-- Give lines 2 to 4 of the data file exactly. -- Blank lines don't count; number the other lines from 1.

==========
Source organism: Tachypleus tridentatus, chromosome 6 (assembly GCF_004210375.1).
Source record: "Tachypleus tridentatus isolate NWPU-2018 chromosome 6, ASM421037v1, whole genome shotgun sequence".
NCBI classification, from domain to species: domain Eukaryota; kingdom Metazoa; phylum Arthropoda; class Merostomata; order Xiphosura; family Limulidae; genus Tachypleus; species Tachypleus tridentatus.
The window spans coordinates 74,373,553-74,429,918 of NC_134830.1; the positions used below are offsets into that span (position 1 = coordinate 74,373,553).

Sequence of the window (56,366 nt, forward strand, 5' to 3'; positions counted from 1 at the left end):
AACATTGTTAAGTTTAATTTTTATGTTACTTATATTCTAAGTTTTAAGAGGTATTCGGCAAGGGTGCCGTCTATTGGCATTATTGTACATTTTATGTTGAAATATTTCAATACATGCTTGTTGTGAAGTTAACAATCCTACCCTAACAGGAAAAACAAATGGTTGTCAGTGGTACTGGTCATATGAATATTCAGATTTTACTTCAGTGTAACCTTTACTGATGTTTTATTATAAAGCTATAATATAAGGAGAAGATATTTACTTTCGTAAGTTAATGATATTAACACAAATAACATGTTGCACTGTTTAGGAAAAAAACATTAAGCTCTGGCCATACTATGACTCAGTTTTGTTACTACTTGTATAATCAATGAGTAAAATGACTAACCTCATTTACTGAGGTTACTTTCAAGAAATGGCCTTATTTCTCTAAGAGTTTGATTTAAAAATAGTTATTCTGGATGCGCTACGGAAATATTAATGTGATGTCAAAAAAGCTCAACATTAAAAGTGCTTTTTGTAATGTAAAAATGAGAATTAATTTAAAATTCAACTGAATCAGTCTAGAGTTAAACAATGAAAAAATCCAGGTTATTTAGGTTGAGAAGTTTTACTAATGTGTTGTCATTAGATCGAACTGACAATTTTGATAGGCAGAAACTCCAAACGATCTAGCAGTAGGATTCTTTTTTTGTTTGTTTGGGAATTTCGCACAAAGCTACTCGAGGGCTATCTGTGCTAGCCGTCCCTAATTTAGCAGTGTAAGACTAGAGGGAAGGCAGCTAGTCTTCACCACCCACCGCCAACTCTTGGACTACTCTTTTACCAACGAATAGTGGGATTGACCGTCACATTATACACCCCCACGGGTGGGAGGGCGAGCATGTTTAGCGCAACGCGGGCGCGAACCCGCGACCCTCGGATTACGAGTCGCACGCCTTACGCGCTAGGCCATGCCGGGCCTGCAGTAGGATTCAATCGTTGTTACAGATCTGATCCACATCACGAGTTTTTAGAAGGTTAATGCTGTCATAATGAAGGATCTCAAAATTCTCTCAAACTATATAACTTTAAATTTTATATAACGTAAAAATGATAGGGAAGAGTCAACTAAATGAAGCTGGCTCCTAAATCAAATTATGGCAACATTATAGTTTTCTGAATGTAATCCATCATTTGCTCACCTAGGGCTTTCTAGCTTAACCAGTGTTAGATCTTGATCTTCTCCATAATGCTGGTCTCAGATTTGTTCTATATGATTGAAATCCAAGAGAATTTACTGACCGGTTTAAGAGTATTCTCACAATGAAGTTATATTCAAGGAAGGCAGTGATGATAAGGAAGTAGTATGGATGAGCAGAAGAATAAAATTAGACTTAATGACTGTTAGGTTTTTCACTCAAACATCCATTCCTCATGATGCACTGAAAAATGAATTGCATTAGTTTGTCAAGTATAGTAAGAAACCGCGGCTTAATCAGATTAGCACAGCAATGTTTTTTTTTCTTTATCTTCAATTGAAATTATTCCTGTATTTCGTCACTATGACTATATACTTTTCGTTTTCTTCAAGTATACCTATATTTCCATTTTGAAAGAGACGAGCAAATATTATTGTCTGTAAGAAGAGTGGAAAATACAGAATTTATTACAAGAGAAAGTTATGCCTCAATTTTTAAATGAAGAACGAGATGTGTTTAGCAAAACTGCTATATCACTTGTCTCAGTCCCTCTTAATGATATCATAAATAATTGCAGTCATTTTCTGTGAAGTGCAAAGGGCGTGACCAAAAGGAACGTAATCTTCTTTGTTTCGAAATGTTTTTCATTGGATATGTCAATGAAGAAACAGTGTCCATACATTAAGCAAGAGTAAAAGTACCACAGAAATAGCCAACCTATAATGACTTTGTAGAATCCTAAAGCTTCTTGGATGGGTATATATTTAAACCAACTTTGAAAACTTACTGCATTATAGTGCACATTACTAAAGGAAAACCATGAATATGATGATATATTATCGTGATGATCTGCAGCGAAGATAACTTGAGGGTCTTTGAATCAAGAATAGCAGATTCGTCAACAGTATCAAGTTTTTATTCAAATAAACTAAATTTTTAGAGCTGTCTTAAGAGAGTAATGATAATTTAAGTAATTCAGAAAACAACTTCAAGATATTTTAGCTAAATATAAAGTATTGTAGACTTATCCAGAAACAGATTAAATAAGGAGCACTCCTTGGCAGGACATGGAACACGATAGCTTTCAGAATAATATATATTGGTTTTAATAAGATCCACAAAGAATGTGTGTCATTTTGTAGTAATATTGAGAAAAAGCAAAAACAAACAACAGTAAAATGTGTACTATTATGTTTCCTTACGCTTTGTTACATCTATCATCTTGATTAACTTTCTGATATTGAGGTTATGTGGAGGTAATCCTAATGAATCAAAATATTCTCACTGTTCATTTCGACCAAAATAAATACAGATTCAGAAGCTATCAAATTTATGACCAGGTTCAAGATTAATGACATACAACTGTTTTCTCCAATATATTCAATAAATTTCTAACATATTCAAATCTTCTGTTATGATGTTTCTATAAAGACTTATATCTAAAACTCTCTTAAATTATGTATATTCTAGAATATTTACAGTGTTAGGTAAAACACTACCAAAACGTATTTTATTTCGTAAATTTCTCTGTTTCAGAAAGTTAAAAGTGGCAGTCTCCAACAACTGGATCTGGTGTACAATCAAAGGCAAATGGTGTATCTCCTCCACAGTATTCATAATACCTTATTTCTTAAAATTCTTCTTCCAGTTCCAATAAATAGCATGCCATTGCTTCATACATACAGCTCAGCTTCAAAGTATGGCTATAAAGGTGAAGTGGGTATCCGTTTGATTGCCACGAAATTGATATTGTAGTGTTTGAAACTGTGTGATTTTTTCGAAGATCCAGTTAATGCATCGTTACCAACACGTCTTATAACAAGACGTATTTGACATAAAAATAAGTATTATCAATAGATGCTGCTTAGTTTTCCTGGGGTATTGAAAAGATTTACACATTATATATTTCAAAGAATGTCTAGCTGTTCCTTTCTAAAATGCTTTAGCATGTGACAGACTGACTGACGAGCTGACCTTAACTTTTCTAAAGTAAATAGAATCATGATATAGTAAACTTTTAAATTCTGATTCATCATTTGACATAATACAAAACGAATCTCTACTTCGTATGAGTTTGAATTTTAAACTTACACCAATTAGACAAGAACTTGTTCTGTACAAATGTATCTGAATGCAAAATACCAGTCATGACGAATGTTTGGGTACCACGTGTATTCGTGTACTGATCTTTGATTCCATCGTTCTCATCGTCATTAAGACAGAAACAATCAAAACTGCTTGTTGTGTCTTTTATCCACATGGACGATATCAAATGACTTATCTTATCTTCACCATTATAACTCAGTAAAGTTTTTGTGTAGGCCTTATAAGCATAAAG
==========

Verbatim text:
Source record: "Tachypleus tridentatus isolate NWPU-2018 chromosome 6, ASM421037v1, whole genome shotgun sequence".
NCBI classification, from domain to species: domain Eukaryota; kingdom Metazoa; phylum Arthropoda; class Merostomata; order Xiphosura; family Limulidae; genus Tachypleus; species Tachypleus tridentatus.
The window spans coordinates 74,373,553-74,429,918 of NC_134830.1; the positions used below are offsets into that span (position 1 = coordinate 74,373,553).